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Liberal Arts

Liberal Arts

Released 5 October 2012
Director Josh Radnor
Starring




Josh Radnor, Elizabeth Olsen, Richard Jenkins, Allison Janney, Elizabeth Reaser, John Magero, Kate Burton, Robert Desiderio, Zac Efron
Writer(s) Josh Radnor
Producer(s)


Brice Dal Farra, Claude Dal Farra, Jesse Hara, Lauren Munsch, Josh Radnor
Origin United States
Running Time 97 minutes
Genre Comedy, drama
Rating 12A
60

Mind the (age) gap.

A line from Richard Linklater’s Dazed and Confused popped into my head while I was watching Liberal Arts - "That’s what I love about these High School chicks man, I get older, they stay the same age." It’s a good line. It’s also a sentiment that could act as a handy polar opposite to the one espoused by Liberal Arts, in which a thirty-something year old struggles tediously against his attraction to a nineteen year old student.

Josh Radnor, best known from the hit sitcom How I Met Your Mother, is the director, writer and star of the film. He plays Jesse, a college admissions officer in his mid-thirties. Unsatisfied with his work, he spends most of his time with his head buried in a book, much to the detriment of his social life. When his favourite college professor (Richard Jenkins) calls to invite him to his retirement dinner, Jesse jumps at the chance to go back to his alma mater. While there, he meets an intelligent young student called Zibby (Elizabeth Olsen) and the pair begin a tentative relationship.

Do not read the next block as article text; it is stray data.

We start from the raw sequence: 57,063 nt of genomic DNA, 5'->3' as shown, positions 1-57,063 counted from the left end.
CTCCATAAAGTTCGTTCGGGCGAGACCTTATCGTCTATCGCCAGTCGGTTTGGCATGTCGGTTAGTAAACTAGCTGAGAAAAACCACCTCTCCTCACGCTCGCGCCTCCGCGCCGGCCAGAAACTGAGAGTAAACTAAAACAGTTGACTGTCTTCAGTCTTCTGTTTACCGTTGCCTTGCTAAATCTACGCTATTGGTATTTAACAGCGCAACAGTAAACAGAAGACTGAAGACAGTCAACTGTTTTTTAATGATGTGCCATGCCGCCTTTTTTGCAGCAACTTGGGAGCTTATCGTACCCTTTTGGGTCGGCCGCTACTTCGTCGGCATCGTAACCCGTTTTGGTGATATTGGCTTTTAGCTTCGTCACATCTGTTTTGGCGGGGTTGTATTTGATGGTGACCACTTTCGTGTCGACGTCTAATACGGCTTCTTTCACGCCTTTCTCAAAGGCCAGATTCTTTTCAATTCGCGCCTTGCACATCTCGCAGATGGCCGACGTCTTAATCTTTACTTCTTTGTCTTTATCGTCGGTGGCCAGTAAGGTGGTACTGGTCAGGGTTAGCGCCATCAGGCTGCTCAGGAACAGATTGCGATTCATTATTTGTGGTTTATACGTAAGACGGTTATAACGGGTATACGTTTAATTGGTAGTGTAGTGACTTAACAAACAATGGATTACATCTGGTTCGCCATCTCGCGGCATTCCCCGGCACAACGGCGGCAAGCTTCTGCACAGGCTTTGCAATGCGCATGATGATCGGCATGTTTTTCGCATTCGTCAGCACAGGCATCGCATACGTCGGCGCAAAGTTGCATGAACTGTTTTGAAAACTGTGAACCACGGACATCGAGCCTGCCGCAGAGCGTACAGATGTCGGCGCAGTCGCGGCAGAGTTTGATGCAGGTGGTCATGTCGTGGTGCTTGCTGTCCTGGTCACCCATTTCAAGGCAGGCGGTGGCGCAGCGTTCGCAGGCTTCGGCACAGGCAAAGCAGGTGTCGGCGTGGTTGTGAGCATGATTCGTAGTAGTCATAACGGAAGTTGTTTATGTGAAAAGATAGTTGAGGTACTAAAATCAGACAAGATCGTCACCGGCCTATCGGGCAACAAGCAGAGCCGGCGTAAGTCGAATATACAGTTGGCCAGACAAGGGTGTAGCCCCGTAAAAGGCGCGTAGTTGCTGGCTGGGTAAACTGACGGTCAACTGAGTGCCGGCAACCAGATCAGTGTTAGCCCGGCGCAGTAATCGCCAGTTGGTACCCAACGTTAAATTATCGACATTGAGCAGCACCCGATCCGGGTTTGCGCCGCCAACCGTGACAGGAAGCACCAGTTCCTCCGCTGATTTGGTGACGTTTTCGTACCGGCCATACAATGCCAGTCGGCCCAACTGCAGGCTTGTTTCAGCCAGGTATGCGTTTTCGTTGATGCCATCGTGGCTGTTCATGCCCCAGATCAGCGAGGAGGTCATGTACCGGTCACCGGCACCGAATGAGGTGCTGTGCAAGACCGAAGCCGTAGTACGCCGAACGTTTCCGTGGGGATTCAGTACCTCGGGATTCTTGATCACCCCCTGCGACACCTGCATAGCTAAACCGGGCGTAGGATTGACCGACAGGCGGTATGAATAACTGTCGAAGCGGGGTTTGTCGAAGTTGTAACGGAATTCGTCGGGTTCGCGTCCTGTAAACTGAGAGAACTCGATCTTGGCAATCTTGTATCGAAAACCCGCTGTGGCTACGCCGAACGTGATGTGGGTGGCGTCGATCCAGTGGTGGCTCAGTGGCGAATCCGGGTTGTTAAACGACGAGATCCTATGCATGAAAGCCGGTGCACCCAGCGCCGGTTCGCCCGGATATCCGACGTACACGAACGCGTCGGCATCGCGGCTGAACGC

At first, this all plays out in a rather sweet way. Elizabeth Olsen has a lovely natural screen presence and the pair suit each other well. Unfortunately, like Radnor’s debut Happythankyoumoreplease, Liberal Arts is unremittingly earnest and when the two potential lovers continue their long distance courtship through annoyingly “deep” letters about classical music, it starts to become a little too smug. This is frustrating because hiding in the margins is a much more interesting story - that of the retiree college professor, beautifully played by Jenkins. Amid all the intellectual posturing, he injects a shot of unselfconscious realism. In a film so obsessed with age it is the older performers who provide the emotional weight (Allison Janney is another highlight as a hard-bitten professor).

Despite a few standout scenes, on the whole the film suffers from the same surfeit of pseudo-intellectualism as its protagonist. It seems that in Radnor’s case, that old adage of writing what you know is holding him back. Perhaps for his next effort he should venture outside of his own generation.

- Linda O’Brien